Satellite Television
Digital Television
Dish Network

Can objects obstruct the signal to a satellite dish?

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2007-03-15 19:15:45
2007-03-15 19:15:45

Yes, that's why when you see them on buildings, they're either on the roofs or pointing towards an open sky. Weather has a factor too. Heavy cloud coverage can slow info down, but they are getting better at it.

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From the Satellite TV Providers, they transmit satellite tv signals by using a device that converts a digital signal to analog signal. This box sends it to the satellite dish of the provider to the satellite. When a subscriber switch channel, the satellite dish installed to his receiver then requests a signal from the satellite. The satellite receives the signal from the subscribers satellite dish. The satellite sends the analog signal which came from the provider the requesting satellite dish. The receiver converts this analog signal to digital signal so that the signal can be viewed to the television which is connected from the receiver.

The weather doesn't have any effect in satellite TV signal. The reason why people are blaming the weather regarding signal interference is because the satellite dish is not in a secured place. If the satellite dish is not in a secured area, these may be the effect: Strong wind can blow away the satellite dish. A blizzard can interfere signal if the dish is filled with snow. Strong rain can also move the satellite dish from its location where it is pointed. Strong heat can damage the satellite dish As a user of a satellite dish. It is advisable to secure the satellite dish.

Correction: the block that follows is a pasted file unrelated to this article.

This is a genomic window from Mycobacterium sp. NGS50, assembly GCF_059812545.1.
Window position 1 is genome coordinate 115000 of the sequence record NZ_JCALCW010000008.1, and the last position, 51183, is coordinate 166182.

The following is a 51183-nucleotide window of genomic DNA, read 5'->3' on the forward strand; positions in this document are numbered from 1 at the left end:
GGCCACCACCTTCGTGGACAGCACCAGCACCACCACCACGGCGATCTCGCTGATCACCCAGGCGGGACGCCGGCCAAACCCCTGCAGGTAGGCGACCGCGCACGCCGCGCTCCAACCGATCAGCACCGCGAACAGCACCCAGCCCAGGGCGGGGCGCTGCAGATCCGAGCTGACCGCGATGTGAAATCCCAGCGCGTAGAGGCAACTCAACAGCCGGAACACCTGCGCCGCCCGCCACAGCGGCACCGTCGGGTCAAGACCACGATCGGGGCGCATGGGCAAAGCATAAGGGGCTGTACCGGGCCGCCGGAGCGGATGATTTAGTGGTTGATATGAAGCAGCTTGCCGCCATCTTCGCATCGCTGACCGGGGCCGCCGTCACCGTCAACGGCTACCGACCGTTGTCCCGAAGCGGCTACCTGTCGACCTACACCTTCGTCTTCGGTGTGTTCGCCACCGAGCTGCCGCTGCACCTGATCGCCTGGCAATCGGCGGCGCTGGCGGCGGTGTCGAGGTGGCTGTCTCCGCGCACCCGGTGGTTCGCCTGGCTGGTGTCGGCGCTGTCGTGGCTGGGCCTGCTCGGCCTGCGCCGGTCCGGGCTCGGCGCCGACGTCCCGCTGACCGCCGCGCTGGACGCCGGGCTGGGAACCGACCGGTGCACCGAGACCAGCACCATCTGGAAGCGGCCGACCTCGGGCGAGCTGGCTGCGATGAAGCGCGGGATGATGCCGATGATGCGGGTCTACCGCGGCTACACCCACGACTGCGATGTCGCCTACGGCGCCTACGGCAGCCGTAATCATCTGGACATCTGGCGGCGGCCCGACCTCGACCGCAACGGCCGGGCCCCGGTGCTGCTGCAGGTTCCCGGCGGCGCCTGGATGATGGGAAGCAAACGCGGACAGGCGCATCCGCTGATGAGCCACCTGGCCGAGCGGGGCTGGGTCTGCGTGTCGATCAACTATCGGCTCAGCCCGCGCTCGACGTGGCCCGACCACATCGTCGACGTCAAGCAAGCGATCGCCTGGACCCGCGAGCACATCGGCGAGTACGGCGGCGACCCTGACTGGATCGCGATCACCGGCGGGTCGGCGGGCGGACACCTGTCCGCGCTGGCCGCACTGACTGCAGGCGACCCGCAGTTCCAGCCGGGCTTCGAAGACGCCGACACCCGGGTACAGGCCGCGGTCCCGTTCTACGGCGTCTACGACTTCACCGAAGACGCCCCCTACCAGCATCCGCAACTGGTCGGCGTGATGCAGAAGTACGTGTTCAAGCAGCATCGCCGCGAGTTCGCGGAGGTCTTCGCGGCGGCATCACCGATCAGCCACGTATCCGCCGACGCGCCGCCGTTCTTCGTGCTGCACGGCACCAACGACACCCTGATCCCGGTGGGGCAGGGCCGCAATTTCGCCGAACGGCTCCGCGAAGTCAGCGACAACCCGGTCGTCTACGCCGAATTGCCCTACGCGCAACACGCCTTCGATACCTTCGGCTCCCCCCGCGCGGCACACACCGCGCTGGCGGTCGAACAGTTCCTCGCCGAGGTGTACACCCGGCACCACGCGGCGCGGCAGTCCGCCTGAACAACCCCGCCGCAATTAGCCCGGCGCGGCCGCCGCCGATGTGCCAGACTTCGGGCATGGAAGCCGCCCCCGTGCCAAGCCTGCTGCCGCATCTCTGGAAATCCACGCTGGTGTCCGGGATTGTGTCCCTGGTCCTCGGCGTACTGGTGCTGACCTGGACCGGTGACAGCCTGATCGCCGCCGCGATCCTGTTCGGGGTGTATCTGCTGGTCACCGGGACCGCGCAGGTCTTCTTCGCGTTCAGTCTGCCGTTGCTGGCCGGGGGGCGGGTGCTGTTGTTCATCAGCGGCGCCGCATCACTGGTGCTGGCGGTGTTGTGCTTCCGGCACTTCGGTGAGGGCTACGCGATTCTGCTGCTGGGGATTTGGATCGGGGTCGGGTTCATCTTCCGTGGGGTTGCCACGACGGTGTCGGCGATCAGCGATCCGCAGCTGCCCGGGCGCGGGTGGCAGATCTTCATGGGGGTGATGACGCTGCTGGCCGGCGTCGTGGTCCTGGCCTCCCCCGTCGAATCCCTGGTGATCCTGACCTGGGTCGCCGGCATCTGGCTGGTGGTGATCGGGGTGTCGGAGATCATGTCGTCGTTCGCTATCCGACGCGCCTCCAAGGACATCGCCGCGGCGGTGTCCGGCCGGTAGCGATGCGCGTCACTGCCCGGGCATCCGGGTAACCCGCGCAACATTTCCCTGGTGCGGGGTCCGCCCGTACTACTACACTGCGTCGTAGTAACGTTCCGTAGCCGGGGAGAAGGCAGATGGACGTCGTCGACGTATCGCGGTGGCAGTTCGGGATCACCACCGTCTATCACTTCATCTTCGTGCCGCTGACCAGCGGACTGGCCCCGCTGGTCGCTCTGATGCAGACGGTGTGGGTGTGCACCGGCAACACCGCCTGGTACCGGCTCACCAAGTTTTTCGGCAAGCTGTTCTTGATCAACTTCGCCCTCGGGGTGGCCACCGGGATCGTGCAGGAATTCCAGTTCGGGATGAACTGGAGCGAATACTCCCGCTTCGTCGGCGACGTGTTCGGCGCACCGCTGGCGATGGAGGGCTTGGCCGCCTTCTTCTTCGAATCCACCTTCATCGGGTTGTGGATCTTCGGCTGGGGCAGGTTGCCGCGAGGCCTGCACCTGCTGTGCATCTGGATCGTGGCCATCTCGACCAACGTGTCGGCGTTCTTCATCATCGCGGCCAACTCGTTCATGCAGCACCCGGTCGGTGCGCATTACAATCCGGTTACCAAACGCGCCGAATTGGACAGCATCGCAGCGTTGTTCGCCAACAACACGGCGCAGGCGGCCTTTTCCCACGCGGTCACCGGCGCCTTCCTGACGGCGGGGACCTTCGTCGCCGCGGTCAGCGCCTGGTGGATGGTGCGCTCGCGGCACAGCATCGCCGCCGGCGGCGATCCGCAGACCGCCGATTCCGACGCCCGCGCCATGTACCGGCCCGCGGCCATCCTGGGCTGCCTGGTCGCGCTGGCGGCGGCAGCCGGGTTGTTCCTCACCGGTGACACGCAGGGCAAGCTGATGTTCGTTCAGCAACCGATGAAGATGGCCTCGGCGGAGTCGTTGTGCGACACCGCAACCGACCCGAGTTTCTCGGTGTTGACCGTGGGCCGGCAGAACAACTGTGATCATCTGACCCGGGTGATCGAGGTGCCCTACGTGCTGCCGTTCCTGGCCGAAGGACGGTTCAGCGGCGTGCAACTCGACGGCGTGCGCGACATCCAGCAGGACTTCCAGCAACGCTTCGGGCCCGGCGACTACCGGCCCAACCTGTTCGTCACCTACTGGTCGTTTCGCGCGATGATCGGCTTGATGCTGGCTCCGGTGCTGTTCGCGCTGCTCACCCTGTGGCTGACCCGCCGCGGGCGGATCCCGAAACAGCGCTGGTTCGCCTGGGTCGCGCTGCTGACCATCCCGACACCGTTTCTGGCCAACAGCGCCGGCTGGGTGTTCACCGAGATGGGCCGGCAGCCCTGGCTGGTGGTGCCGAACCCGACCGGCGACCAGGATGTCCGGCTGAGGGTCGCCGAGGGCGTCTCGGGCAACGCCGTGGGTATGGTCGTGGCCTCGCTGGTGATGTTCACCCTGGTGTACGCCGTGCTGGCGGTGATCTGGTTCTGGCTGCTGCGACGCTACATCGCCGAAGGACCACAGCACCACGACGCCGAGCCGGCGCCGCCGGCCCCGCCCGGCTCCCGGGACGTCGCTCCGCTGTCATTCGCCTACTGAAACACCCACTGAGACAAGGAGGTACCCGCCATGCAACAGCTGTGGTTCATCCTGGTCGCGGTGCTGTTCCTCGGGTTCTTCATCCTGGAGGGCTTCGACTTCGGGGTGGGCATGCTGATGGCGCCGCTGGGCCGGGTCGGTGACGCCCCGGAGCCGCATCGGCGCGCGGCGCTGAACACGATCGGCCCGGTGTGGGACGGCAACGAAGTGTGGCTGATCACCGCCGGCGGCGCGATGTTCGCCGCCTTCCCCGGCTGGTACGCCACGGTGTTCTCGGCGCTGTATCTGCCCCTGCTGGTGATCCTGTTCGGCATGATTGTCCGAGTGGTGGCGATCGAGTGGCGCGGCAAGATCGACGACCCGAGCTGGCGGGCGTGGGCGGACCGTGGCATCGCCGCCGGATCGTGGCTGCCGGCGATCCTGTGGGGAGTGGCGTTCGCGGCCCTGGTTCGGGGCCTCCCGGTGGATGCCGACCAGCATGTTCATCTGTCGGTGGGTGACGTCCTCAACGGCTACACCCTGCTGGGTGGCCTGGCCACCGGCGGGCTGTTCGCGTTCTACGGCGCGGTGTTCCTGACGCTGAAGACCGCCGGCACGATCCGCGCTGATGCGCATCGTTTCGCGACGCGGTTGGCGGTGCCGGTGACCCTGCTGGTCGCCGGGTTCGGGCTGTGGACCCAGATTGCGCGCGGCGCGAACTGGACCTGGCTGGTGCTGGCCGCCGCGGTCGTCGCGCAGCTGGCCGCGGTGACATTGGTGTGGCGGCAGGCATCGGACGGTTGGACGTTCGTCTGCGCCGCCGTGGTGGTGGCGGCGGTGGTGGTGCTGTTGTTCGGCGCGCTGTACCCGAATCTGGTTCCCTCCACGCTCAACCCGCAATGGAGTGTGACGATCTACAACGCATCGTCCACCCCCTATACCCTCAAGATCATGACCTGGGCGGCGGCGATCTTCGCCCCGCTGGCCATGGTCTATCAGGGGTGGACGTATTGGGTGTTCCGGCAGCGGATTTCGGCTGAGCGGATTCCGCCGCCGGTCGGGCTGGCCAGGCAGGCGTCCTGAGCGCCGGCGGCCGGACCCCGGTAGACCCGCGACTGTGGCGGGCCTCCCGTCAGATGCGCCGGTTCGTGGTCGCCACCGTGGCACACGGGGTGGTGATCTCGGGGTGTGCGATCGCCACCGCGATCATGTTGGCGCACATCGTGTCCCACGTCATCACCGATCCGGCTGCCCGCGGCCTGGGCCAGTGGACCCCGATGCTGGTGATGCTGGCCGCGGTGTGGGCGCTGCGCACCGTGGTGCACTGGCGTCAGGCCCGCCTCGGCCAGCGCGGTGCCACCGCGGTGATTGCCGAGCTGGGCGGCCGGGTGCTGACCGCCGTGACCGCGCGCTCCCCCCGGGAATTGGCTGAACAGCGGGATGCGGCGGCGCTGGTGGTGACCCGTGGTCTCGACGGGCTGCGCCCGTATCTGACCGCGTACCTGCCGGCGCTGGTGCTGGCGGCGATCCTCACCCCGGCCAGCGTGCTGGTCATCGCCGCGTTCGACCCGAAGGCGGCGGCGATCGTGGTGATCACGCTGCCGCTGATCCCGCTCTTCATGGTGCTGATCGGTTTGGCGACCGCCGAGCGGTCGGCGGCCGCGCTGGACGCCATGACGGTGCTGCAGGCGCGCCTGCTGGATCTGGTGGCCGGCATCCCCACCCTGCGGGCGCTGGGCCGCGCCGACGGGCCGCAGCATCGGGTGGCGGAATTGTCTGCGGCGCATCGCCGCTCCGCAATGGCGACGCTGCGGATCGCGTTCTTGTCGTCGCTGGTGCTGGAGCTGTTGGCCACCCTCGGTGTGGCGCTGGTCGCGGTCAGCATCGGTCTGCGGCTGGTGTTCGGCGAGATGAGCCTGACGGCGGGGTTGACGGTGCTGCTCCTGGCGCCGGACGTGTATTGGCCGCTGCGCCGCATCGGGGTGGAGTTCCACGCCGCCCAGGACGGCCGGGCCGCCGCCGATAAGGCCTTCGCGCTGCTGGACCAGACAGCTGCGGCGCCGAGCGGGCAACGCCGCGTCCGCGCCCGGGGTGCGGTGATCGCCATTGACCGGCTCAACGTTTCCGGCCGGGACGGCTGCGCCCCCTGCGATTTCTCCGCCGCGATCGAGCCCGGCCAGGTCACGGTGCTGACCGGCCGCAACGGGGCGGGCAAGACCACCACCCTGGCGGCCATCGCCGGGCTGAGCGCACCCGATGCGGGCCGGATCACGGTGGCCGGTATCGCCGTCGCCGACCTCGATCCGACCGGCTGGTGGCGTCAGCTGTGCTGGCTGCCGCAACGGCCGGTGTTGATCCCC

satellite tv providers converts the signal using a modulator and demodulator. it then will be sent to the satellite using a satellite dish. the satellite dish installed in your house receives the signal from the satellite then converts the analog signal to digital signal by the receiver. once it's already a digital signal you can view it now to your television set.

A satellite dish relies on signals from a satellite to operate. As the signal must pass through the atmosphere, weather conditions can sometimes adversely affect the signal strength. Snow, rain, dust are all capable of disrupting the reception of many small satellite dishes. The bigger the dish, the less risk of signal drop out.

Certain dishes are used with certain receivers. The dish has LNBs that pickup the signal from the satellite and transmits that signal to the receiver using a coax cable. The receiver decodes that signal to give you the picture. When installing the dish, you need to align the dish to receive the signal from the satellites. Your location or zip code dictates the elevation, azimuth, and skew to set the dish. From the LNB, a coax cable is run to the receiver. If more than 1 satellite is used, either 2 coax cables are run or a separator, using 1 coax cable from the dish,is used to split the satellite signal at the receiver.

The DSTV decoder connects to a Satellite Dish on the top of your house. That dish receives a digital satellite television (DSTV) signal. Your decoder then decodes this signal and outputs it into your TV.

The correct signal for satellite TV is determined by the direction the satellite dish is pointed. DirecTV and Dish Network signals come out of the Southern sky from the direction directly above Texas. Many other satellites orbit the earth and send out audio and video signals of all different types and formats. Simply put, a satellite dish is like a catchers mitt and will catch any signal coming from the satellite it is aimed towards. The signal received will need to be properly matched with the in house receivers and equipment in order to work properly. For example, if a Dish Network dish is aimed towards a DirecTV satellite signal, the system will not work.